What is clear is that, despite claiming doubts about Jenkins, lesbianism, and supposedly being more religious, Miller and Jenkins planned another baby. Unfortunately, Miller miscarried. Jenkins said Miller became depressed as a result, which is quite understandable. Miller said her thoughts were dominated by guilt.
The couple separated in September, 2003 when Isabella was not yet 18 months. Miller returned to Virginia which did not recognize the couple's union.
The next detail IMO says a great detail about Miller and the something for nothing crowd. Reporter Erik Eckholm said Jenkins signed a promise to pay child support, and they agreed, she said, that she and her parents would remain in Isabella’s life.
“I wanted to preserve the close bond with Isabella,” Ms. Jenkins said, and she started visiting on weekends, making the 10-hour drive from Vermont. Their civil union was formally dissolved in 2004, and Family Court in Vermont granted custody to Ms. Miller with visiting rights for Ms. Jenkins.Miller won the early legal battles thanks to the support from the Liberty Counsel, but as the case wound its way to the Virginia Supreme Court, those victories turned out to pyrrhic.
But according to court records, Ms. Miller soon began to block visits, disappearing with Isabella before Ms. Jenkins arrived. As she became more vocal about her religious beliefs she moved to Lynchburg, Va., where she got a teaching job at Liberty Christian Academy, a Baptist school founded by the Rev. Jerry Falwell with close ties to Liberty University, which he also founded.
Initially, a Virginia court sided with Ms. Miller, and for two years she did not allow Ms. Jenkins to see Isabella. She told Ms. Jenkins’s parents that they should not consider themselves Isabella’s grandparents and that the child could no longer call them “Mom-Mom” and “Pop-Pop.”Miller denied Jenkins visitation repeatedly. Miller's legal capos from Liberty Counsel made an incredibly offensive and petty filing that "Jenkins had upset Isabella by taking a bath with the child and was undermining the girl’s conservative beliefs by reading her “Heather Has Two Mommies.” When Isabella returned from a rare visit to Vermont showing anxiety and wetting her bed, Ms. Miller blamed Ms. Jenkins."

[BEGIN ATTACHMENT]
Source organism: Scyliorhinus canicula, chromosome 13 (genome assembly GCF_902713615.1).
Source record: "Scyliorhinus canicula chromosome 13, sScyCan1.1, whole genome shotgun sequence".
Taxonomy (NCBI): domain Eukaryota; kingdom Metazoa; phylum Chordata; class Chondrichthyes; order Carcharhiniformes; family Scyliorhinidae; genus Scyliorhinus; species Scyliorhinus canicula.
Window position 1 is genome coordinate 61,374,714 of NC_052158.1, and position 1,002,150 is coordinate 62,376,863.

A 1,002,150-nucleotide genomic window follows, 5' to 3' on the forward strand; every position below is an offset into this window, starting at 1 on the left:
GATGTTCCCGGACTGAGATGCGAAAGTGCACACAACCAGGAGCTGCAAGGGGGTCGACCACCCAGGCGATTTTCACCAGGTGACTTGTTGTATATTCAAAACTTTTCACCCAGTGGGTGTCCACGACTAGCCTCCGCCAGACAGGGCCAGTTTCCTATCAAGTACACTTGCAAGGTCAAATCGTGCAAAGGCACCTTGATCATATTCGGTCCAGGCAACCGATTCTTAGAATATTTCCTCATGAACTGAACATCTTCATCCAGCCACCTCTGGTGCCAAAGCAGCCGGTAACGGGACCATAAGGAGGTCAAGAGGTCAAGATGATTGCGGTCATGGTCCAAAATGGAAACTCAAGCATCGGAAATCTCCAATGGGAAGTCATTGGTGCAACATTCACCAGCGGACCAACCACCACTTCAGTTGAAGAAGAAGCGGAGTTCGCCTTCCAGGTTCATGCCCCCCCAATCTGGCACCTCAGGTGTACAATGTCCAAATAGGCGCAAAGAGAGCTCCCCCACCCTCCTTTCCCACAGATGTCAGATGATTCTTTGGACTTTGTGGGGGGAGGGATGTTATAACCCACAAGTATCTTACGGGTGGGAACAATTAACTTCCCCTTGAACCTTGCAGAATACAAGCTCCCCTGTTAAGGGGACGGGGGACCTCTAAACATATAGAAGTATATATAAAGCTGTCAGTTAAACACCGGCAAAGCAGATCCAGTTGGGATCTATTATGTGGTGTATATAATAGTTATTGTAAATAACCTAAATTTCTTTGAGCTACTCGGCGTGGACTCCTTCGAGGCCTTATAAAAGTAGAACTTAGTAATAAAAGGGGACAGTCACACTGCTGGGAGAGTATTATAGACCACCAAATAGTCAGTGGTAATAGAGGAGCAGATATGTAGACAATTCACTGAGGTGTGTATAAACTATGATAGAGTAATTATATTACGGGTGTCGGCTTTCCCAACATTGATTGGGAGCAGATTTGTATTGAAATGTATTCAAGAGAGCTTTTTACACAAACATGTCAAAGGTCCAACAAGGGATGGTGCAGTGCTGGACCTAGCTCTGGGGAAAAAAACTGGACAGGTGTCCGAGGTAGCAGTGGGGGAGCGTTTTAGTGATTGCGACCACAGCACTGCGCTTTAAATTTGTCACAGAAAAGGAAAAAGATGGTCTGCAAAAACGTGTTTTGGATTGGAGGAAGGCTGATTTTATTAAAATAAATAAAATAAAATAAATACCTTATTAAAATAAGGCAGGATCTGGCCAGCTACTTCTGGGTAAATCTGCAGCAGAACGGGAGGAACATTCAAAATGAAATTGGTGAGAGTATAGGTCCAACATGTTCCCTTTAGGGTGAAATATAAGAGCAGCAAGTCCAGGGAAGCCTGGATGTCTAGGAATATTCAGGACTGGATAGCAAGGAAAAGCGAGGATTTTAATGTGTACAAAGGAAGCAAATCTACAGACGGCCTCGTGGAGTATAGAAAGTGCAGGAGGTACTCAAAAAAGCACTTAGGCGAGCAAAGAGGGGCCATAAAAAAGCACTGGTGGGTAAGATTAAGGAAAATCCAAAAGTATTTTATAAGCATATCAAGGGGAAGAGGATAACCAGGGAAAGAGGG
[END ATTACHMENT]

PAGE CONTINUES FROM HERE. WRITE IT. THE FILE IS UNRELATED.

“I couldn’t believe that Lisa was saying this,” Ruth Jenkins said in an interview. “I was in shock.”
But eventually, setting what legal experts said was an important precedent, the Virginia Supreme Court determined that Vermont still had jurisdiction, regardless of Virginia’s stance on same-sex unions. The Vermont court laid out a new schedule of visits.
Naturally, the judge in Vermont that ordered the visitation — a right that I might add the VSC had itself sanctioned — was rather annoyed. However, IMO his subsequent leniency actually enabled Miller to avoid jail time and time to plot her kidnapping.
The exasperated judge in Vermont held Ms. Miller in contempt once again but gave her another chance, specifying visits in Virginia and in Vermont. But none took place. In August, the judge warned that he would transfer custody and ordered a weekend visit for late September.Federal officials assert, in court filings that shortly thereafter, that Miller began to plot kidnapping Isabella and fleeing to Nicaragua, according to both phone records and e-mails.
Ms. Miller’s written appeal to the judge that fall gives some idea of her thinking.
“What is at stake is the health and well-being of an intelligent, delightful, beautiful, 7-year-old Christian girl,” she wrote. Isabella “knows from her own reading of the Bible that marriage is between a man and a woman,” she wrote, “that she cannot have two mommies, that when I lived the homosexual lifestyle I sinned against God, and that unless Janet accepts Christ as her personal savior, she will not go to heaven.”
One person named in the court papers is Philip Zodhiates, the owner of a conservative Christian direct-mail-list service who lives in Waynesboro, Va., and owns a beach house in Nicaragua. The other is Kenneth L. Miller, a pastor of the Beachy Amish Mennonite sect in Stuart’s Draft, Va., and manager of a family garden business five minutes from Mr. Zodhiates’s home. (He is not related to Lisa Miller.)A lawyer representing Jenkins said that how Miller contacted Kenneth Miller is an important legal question because of the suspicious and allegedly coincidental manner that Miller met Kenneth Miller. The law school dean denies discussing the case and while he admits to knowing the direct mailing magnate, that Ms. Miller's case was never discussed.